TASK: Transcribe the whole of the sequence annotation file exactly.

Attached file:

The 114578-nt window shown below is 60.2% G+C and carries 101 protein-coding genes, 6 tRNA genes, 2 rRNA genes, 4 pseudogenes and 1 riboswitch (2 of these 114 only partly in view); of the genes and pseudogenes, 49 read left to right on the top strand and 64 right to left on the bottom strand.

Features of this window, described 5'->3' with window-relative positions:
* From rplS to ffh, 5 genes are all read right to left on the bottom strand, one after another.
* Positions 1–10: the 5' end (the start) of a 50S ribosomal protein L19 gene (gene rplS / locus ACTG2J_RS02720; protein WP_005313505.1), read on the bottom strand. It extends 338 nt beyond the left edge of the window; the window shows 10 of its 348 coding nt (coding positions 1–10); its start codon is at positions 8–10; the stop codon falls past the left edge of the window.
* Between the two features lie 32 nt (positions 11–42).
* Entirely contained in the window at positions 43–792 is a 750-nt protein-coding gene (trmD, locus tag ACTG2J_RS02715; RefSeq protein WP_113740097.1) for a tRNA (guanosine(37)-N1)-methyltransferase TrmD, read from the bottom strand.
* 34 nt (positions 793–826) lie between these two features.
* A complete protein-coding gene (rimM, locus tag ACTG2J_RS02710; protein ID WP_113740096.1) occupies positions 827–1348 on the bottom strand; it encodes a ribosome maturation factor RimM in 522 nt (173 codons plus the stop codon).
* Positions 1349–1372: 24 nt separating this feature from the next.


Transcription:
The 114578-nt window shown below is 60.2% G+C and carries 101 protein-coding genes, 6 tRNA genes, 2 rRNA genes, 4 pseudogenes and 1 riboswitch (2 of these 114 only partly in view); of the genes and pseudogenes, 49 read left to right on the top strand and 64 right to left on the bottom strand.

Features of this window, described 5'->3' with window-relative positions:
* From rplS to ffh, 5 genes are all read right to left on the bottom strand, one after another.
* Positions 1–10: the 5' end (the start) of a 50S ribosomal protein L19 gene (gene rplS / locus ACTG2J_RS02720; protein WP_005313505.1), read on the bottom strand. It extends 338 nt beyond the left edge of the window; the window shows 10 of its 348 coding nt (coding positions 1–10); its start codon is at positions 8–10; the stop codon falls past the left edge of the window.
* Between the two features lie 32 nt (positions 11–42).
* Entirely contained in the window at positions 43–792 is a 750-nt protein-coding gene (trmD, locus tag ACTG2J_RS02715; RefSeq protein WP_113740097.1) for a tRNA (guanosine(37)-N1)-methyltransferase TrmD, read from the bottom strand.
* 34 nt (positions 793–826) lie between these two features.
* A complete protein-coding gene (rimM, locus tag ACTG2J_RS02710; protein ID WP_113740096.1) occupies positions 827–1348 on the bottom strand; it encodes a ribosome maturation factor RimM in 522 nt (173 codons plus the stop codon).
* Positions 1349–1372: 24 nt separating this feature from the next.